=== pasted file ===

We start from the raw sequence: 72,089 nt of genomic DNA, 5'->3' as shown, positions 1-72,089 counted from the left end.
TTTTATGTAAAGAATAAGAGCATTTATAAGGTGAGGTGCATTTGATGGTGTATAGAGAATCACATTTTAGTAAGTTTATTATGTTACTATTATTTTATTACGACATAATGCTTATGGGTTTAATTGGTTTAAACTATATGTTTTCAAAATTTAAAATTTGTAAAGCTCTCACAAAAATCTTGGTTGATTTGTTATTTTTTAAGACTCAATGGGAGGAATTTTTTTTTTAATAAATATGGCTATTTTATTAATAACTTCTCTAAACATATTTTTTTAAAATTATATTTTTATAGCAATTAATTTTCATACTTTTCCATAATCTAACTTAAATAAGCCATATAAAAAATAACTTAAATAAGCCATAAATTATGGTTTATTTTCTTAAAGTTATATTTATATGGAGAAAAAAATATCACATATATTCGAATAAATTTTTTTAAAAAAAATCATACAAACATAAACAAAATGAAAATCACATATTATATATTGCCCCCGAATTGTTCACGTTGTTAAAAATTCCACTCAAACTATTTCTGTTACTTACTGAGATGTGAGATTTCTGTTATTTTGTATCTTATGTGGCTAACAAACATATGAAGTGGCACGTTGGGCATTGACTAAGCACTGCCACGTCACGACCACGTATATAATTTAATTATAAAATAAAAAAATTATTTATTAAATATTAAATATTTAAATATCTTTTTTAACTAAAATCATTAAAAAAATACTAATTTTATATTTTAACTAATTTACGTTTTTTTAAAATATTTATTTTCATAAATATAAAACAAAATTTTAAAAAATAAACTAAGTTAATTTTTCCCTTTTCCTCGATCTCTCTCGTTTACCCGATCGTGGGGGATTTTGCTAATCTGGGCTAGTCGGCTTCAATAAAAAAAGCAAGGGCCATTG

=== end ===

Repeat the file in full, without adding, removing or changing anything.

We start from the raw sequence: 72,089 nt of genomic DNA, 5'->3' as shown, positions 1-72,089 counted from the left end.
TTTTATGTAAAGAATAAGAGCATTTATAAGGTGAGGTGCATTTGATGGTGTATAGAGAATCACATTTTAGTAAGTTTATTATGTTACTATTATTTTATTACGACATAATGCTTATGGGTTTAATTGGTTTAAACTATATGTTTTCAAAATTTAAAATTTGTAAAGCTCTCACAAAAATCTTGGTTGATTTGTTATTTTTTAAGACTCAATGGGAGGAATTTTTTTTTTAATAAATATGGCTATTTTATTAATAACTTCTCTAAACATATTTTTTTAAAATTATATTTTTATAGCAATTAATTTTCATACTTTTCCATAATCTAACTTAAATAAGCCATATAAAAAATAACTTAAATAAGCCATAAATTATGGTTTATTTTCTTAAAGTTATATTTATATGGAGAAAAAAATATCACATATATTCGAATAAATTTTTTTAAAAAAAATCATACAAACATAAACAAAATGAAAATCACATATTATATATTGCCCCCGAATTGTTCACGTTGTTAAAAATTCCACTCAAACTATTTCTGTTACTTACTGAGATGTGAGATTTCTGTTATTTTGTATCTTATGTGGCTAACAAACATATGAAGTGGCACGTTGGGCATTGACTAAGCACTGCCACGTCACGACCACGTATATAATTTAATTATAAAATAAAAAAATTATTTATTAAATATTAAATATTTAAATATCTTTTTTAACTAAAATCATTAAAAAAATACTAATTTTATATTTTAACTAATTTACGTTTTTTTAAAATATTTATTTTCATAAATATAAAACAAAATTTTAAAAAATAAACTAAGTTAATTTTTCCCTTTTCCTCGATCTCTCTCGTTTACCCGATCGTGGGGGATTTTGCTAATCTGGGCTAGTCGGCTTCAATAAAAAAAGCAAGGGCCATTG